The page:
Anybody who feels overwhelmed by their work should use the Time Management Matrix. People who have to complete a lot of small tasks during their work days should also use one. Examples of people who can use the matrix include:

  • CEOs who have to figure out how to split their time between meetings and other work.
  • Project managers who are responsible for managing people, deadlines, and their own work.
  • Administrative workers who may have dozens of small tasks to complete in a day.
  • Sales professionals who have to prioritise their calls and the associated paperwork.

If you work in a fast-paced environment, the Time Management Matrix is a useful tool to master.

How to Create a Time Management Matrix

Thankfully, the Time Management Matrix is a simple tool designed for speedy use. Start by creating a two-by-two grid, with each cell being large enough to enter several tasks. Next, write the following words outside the grid:

  • Urgent (Above the top-left cell)
  • Not Urgent (Above the top-right cell)
  • Important (To the left of the top-left cell)
  • Not Important (To the left of the bottom-left cell)

With your grid created, you should see four quadrants take form:

  • Urgent, Important
  • Important, Not Urgent
  • Urgent, Not Important
  • Not Urgent, Not Important

These are the categories you enter your tasks into. Next, grab your task list and organise each item on it while following the below rules. Below is an example of the quadrants in a grid:

Time Management Matrix Table

Urgent, Important

Anything that requires immediate attention goes into this category. 

For example, a copywriter might have to write an article for a client by the end of the day. That’s an urgent task because of the deadline. It’s also important because missing the deadline angers the client, which could lead to lost business. 

Generally speaking, if it’s a task you have to do right now, it goes into this category.

Important, Not Urgent

This category covers things you have to do that have no defined timescale. Creating a long-term business plan is a good example. The plan is important, but you may have several months to complete it, making it non-urgent. 

Other tasks in this category may relate to your personal life, such as exercising. Exercising is good for your health, which makes it important. But you can never “complete” exercise, meaning it’s a long-term and non-urgent task.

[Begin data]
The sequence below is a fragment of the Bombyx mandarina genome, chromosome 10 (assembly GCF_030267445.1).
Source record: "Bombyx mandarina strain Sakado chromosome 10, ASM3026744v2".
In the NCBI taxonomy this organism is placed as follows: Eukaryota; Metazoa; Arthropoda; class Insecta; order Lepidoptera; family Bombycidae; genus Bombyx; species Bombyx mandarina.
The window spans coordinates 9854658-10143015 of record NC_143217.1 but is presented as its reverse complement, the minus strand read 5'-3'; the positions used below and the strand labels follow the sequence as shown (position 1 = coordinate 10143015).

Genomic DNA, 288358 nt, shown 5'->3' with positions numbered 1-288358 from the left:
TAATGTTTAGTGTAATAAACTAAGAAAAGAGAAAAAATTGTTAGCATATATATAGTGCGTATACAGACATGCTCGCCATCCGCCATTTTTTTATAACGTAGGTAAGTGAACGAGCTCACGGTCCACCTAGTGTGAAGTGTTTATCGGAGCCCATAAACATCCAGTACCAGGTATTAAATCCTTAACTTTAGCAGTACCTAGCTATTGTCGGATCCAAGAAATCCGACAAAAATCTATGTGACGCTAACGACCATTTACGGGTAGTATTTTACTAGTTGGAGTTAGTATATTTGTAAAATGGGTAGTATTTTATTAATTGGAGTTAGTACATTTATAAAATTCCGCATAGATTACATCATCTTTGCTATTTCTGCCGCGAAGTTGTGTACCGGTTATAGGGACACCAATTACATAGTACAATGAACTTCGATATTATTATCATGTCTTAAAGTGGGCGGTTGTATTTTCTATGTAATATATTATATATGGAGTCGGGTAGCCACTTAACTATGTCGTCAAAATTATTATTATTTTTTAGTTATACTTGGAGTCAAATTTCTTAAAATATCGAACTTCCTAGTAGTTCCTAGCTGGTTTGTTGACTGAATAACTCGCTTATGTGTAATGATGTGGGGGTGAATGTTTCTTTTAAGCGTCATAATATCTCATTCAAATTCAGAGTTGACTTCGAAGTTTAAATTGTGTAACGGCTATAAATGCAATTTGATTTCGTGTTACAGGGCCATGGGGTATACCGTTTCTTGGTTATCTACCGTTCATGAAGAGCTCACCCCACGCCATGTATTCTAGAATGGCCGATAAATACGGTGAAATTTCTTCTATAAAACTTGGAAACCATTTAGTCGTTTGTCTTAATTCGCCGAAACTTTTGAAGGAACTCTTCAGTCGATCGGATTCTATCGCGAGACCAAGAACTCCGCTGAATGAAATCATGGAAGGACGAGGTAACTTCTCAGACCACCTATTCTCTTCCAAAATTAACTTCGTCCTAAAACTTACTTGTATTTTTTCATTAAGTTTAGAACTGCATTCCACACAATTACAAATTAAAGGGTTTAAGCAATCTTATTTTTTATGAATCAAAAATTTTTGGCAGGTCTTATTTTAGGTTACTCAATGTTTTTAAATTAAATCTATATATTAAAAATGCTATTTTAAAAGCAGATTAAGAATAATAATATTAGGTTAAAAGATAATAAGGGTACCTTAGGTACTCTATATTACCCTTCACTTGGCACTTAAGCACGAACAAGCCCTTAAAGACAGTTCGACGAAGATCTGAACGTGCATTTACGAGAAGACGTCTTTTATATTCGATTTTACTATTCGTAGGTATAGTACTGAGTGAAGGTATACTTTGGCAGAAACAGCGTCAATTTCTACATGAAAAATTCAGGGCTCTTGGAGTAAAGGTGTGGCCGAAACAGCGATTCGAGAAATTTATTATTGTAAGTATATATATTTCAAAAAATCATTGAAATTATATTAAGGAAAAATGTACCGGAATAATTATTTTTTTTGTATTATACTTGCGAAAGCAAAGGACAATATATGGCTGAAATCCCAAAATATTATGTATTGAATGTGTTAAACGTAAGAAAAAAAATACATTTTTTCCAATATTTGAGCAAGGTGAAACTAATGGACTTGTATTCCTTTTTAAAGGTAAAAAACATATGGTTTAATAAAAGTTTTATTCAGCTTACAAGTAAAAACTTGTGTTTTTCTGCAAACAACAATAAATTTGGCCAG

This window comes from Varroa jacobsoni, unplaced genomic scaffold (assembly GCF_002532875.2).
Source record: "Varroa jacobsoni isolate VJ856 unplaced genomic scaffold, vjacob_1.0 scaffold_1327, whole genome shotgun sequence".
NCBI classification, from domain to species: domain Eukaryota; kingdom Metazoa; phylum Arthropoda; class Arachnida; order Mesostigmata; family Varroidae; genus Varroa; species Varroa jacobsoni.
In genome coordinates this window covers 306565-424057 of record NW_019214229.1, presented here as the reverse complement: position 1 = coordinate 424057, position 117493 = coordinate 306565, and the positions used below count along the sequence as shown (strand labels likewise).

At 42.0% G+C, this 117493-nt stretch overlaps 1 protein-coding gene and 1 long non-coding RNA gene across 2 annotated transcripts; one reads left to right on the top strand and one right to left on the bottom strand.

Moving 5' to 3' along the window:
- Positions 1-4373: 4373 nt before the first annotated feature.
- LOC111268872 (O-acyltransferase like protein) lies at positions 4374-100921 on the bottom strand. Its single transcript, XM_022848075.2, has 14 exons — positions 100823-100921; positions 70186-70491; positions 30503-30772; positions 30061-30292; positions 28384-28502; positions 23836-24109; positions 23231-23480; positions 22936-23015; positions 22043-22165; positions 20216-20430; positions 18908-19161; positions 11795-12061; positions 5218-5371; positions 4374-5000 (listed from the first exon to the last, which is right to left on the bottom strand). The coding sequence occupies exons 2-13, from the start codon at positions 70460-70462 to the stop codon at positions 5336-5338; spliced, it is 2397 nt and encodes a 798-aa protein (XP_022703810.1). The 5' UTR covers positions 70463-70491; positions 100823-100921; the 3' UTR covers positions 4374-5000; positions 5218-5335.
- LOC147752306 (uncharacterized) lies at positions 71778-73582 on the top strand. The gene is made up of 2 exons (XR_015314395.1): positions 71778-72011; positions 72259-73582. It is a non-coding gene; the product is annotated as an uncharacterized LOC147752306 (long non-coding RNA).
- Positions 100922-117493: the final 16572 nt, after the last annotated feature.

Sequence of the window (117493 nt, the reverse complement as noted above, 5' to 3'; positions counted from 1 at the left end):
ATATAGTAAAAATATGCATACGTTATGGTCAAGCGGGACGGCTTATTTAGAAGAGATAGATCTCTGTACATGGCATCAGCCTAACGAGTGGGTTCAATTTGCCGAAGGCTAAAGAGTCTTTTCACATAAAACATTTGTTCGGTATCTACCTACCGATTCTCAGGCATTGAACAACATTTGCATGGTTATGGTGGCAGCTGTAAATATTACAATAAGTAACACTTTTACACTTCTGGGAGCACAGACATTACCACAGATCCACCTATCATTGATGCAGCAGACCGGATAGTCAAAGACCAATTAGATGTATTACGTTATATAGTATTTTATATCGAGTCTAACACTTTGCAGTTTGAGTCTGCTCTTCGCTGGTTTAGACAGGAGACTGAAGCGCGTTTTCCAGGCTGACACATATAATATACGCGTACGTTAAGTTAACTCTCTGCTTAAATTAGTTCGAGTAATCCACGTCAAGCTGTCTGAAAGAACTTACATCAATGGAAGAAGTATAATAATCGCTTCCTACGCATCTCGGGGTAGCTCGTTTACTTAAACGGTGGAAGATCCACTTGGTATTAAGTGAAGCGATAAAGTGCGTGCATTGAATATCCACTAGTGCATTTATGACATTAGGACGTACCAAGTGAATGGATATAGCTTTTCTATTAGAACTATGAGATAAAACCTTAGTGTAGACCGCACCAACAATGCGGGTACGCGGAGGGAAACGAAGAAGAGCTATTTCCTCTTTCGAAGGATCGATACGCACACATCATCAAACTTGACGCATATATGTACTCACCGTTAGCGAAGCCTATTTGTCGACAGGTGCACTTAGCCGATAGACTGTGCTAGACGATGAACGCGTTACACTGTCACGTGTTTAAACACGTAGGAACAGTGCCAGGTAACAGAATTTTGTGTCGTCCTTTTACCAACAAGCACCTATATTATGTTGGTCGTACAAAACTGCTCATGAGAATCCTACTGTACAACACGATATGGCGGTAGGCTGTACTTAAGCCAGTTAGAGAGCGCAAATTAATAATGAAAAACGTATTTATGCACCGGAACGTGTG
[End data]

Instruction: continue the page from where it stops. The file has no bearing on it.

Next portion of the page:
Urgent, Not Important

This category tends to cover the little things you have to do that seem like a waste of your time. 

If you’re a CEO, examples may include scheduling meetings, booking flights, and answering emails. Many of these are time-sensitive tasks. But doing them takes time away from the important tasks you need to focus on. 

Anything that enters this category is often something you can delegate to other people.

Not Urgent, Not Important

The final category covers all your “time sinks”. These are the tasks that contribute nothing to your work. 

Spending time on social media may fall into this category. Same goes for sorting through your email junk folder. These aren’t important tasks, and there’s no reason for you to do them. So, either delete them from your list or schedule them for a time when they won’t affect other work.

Key Takeaways

The Time Management Matrix helps you to develop proper time management skills. Using it helps you categorise tasks based on their importance and urgency. In doing so, you’re forced to stop focusing on non-urgent items.

Separate tasks on your Time Management Matrix into four categories. These include “Urgent, Important”, “Important, Not Urgent”, “Urgent, Not Important”, and “Not Urgent, Not Important”. Doing so will help you determine which tasks are crucial versus those that are not.

Managing time helps you achieve long-term goals and is key to your personal development.

FAQs on the Time Management Matrix

How does a Time Management Matrix improve productivity?

The Time Management Matrix improves productivity because it helps you see which tasks you need to complete. It also allows you to see what work you can offload and where you’re wasting time during your day. Finally, prioritising tasks helps you create a better work-life balance.

What causes poor time management?

Poor time management stems from several issues. These include a lack of clear goals and the inability to schedule your time properly. You may also have poor time management if you get distracted by common time wasters, like social media.

What is a common time management mistake?

Miscalculating the time and energy a task requires is one of the most common time management mistakes. This behaviour is typical in overachievers, who believe they can breeze through any task. 

Experience leads to a better understanding of your tasks, making you less likely to make this mistake.